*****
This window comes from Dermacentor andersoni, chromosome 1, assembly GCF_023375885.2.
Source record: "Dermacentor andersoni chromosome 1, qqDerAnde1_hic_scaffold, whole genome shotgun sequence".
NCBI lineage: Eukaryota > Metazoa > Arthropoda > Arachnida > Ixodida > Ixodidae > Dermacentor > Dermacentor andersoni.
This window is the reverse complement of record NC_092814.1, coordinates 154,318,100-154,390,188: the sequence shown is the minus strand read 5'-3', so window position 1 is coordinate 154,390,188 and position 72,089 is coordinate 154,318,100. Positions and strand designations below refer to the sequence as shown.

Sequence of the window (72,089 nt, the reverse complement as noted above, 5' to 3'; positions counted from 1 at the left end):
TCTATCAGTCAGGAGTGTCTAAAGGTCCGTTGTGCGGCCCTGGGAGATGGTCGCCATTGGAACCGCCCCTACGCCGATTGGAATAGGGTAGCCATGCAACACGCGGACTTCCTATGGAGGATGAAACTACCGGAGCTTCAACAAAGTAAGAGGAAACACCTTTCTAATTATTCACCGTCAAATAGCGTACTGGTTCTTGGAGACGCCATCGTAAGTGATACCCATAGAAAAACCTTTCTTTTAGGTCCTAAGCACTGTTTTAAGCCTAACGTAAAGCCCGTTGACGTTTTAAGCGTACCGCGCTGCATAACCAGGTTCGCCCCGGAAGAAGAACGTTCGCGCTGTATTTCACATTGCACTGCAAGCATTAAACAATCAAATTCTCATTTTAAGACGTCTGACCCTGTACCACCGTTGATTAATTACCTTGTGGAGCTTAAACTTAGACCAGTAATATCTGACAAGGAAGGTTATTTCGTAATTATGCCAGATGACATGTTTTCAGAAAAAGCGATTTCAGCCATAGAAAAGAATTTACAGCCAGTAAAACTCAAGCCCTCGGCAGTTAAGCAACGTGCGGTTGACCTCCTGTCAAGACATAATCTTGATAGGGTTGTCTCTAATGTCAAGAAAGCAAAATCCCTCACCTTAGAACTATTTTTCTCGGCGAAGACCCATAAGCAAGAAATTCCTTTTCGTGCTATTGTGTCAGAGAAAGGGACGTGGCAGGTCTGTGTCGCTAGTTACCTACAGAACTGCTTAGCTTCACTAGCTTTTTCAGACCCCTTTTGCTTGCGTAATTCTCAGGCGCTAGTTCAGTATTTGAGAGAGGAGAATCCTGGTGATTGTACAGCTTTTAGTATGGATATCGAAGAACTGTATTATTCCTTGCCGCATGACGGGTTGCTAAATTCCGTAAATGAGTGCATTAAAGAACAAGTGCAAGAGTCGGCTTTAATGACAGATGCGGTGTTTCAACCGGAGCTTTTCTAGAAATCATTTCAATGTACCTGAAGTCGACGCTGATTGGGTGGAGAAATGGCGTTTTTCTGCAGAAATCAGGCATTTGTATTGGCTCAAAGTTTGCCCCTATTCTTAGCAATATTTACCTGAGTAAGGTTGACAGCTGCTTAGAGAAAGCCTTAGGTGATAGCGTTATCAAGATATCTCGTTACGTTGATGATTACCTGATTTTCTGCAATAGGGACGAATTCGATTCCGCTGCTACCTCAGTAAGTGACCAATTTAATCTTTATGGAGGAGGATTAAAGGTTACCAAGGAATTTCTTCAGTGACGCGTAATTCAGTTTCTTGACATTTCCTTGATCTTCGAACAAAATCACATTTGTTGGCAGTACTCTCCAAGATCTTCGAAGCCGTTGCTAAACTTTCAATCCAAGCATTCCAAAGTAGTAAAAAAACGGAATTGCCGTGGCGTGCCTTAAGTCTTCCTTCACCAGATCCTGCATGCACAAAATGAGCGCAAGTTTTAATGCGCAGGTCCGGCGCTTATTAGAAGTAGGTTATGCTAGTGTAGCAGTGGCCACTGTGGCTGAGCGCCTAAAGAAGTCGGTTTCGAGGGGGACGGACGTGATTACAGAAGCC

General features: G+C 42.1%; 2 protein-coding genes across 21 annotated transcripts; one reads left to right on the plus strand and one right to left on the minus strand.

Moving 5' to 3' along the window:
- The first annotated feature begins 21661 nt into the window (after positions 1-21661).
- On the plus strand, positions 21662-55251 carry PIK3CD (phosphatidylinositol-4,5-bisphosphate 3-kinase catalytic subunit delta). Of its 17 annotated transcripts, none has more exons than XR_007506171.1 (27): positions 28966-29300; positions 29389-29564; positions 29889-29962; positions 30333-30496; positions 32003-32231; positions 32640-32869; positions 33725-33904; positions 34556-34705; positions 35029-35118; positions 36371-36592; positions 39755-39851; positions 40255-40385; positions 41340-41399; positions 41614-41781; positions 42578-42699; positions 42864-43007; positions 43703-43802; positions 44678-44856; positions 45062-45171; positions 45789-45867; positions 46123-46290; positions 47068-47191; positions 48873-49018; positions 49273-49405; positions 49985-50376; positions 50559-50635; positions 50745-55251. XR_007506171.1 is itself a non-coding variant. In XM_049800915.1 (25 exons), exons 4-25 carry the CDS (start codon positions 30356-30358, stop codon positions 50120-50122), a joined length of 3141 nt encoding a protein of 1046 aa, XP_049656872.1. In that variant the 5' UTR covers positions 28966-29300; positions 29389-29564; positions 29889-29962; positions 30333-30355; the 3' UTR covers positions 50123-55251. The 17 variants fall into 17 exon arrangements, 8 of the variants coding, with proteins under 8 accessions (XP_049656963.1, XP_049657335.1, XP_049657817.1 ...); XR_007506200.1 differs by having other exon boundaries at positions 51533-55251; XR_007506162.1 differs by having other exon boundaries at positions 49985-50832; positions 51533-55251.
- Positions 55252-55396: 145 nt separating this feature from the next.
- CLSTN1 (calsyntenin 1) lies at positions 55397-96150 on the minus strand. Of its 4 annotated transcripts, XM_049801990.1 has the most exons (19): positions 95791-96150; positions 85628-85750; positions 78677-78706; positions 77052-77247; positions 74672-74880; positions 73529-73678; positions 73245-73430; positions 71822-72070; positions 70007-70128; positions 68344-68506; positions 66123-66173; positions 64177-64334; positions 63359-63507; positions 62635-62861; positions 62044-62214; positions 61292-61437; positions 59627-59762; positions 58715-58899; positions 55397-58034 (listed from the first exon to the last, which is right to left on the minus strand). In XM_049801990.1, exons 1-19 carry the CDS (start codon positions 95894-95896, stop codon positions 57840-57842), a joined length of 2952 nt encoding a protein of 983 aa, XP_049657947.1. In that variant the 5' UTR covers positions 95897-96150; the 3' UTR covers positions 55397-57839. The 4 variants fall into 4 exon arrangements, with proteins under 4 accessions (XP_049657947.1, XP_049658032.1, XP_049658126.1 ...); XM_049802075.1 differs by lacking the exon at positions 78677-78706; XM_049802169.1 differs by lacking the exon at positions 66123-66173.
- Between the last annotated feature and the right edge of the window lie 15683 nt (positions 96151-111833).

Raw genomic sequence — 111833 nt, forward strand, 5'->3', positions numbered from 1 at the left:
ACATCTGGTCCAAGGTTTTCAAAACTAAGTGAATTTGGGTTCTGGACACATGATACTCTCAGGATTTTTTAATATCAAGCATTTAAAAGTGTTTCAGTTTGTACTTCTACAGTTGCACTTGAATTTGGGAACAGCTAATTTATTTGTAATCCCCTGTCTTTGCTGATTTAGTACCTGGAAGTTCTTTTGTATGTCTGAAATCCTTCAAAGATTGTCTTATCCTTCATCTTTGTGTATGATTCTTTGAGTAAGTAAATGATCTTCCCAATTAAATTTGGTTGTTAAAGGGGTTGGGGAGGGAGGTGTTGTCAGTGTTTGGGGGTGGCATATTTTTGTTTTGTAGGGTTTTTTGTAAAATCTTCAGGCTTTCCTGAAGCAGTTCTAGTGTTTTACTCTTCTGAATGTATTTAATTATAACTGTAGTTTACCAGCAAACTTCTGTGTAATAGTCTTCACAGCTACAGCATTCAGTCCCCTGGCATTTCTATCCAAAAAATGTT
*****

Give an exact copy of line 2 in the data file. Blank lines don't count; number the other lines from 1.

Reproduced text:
Source record: "Dermacentor andersoni chromosome 1, qqDerAnde1_hic_scaffold, whole genome shotgun sequence".